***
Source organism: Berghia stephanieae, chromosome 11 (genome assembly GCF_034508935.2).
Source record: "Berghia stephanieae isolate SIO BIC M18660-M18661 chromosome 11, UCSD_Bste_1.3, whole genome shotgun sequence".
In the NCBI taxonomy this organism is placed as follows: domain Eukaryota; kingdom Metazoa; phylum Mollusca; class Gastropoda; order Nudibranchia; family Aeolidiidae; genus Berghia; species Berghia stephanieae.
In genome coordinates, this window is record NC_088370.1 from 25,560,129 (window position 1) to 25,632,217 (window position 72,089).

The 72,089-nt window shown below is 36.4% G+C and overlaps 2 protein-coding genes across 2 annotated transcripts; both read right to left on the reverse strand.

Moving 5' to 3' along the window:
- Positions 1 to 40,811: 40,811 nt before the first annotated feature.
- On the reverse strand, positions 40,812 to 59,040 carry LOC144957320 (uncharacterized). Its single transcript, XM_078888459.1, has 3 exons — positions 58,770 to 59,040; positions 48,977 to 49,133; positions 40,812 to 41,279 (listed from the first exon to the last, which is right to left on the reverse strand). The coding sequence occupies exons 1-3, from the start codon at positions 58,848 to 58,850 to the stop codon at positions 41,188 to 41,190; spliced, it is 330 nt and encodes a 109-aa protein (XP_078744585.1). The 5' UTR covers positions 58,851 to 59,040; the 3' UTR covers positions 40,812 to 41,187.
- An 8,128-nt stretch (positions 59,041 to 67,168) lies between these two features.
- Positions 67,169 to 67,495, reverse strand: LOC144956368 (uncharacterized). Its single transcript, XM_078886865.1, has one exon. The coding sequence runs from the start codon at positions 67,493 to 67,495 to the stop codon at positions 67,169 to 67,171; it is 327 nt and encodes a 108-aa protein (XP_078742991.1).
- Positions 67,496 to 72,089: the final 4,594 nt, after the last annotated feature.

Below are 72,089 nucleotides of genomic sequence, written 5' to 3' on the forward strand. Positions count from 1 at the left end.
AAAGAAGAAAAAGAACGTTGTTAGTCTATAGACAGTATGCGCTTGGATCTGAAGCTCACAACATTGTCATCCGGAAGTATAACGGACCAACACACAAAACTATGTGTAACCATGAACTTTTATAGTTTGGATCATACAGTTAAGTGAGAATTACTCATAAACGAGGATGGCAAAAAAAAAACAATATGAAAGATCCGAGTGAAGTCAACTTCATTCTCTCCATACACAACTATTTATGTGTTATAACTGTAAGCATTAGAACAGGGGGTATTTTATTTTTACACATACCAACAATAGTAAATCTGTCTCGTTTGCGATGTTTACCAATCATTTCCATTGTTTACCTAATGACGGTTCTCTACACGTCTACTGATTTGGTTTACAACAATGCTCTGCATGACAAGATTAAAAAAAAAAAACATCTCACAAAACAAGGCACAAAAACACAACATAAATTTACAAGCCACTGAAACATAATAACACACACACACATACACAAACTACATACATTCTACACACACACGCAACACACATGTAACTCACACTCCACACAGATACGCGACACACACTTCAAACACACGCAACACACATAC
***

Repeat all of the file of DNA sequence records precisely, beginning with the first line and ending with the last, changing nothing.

Source organism: Berghia stephanieae, chromosome 11 (genome assembly GCF_034508935.2).
Source record: "Berghia stephanieae isolate SIO BIC M18660-M18661 chromosome 11, UCSD_Bste_1.3, whole genome shotgun sequence".
In the NCBI taxonomy this organism is placed as follows: domain Eukaryota; kingdom Metazoa; phylum Mollusca; class Gastropoda; order Nudibranchia; family Aeolidiidae; genus Berghia; species Berghia stephanieae.
In genome coordinates, this window is record NC_088370.1 from 25,560,129 (window position 1) to 25,632,217 (window position 72,089).

The 72,089-nt window shown below is 36.4% G+C and overlaps 2 protein-coding genes across 2 annotated transcripts; both read right to left on the reverse strand.

Moving 5' to 3' along the window:
- Positions 1 to 40,811: 40,811 nt before the first annotated feature.
- On the reverse strand, positions 40,812 to 59,040 carry LOC144957320 (uncharacterized). Its single transcript, XM_078888459.1, has 3 exons — positions 58,770 to 59,040; positions 48,977 to 49,133; positions 40,812 to 41,279 (listed from the first exon to the last, which is right to left on the reverse strand). The coding sequence occupies exons 1-3, from the start codon at positions 58,848 to 58,850 to the stop codon at positions 41,188 to 41,190; spliced, it is 330 nt and encodes a 109-aa protein (XP_078744585.1). The 5' UTR covers positions 58,851 to 59,040; the 3' UTR covers positions 40,812 to 41,187.
- An 8,128-nt stretch (positions 59,041 to 67,168) lies between these two features.
- Positions 67,169 to 67,495, reverse strand: LOC144956368 (uncharacterized). Its single transcript, XM_078886865.1, has one exon. The coding sequence runs from the start codon at positions 67,493 to 67,495 to the stop codon at positions 67,169 to 67,171; it is 327 nt and encodes a 108-aa protein (XP_078742991.1).
- Positions 67,496 to 72,089: the final 4,594 nt, after the last annotated feature.

Below are 72,089 nucleotides of genomic sequence, written 5' to 3' on the forward strand. Positions count from 1 at the left end.
AAAGAAGAAAAAGAACGTTGTTAGTCTATAGACAGTATGCGCTTGGATCTGAAGCTCACAACATTGTCATCCGGAAGTATAACGGACCAACACACAAAACTATGTGTAACCATGAACTTTTATAGTTTGGATCATACAGTTAAGTGAGAATTACTCATAAACGAGGATGGCAAAAAAAAAACAATATGAAAGATCCGAGTGAAGTCAACTTCATTCTCTCCATACACAACTATTTATGTGTTATAACTGTAAGCATTAGAACAGGGGGTATTTTATTTTTACACATACCAACAATAGTAAATCTGTCTCGTTTGCGATGTTTACCAATCATTTCCATTGTTTACCTAATGACGGTTCTCTACACGTCTACTGATTTGGTTTACAACAATGCTCTGCATGACAAGATTAAAAAAAAAAAACATCTCACAAAACAAGGCACAAAAACACAACATAAATTTACAAGCCACTGAAACATAATAACACACACACACATACACAAACTACATACATTCTACACACACACGCAACACACATGTAACTCACACTCCACACAGATACGCGACACACACTTCAAACACACGCAACACACATAC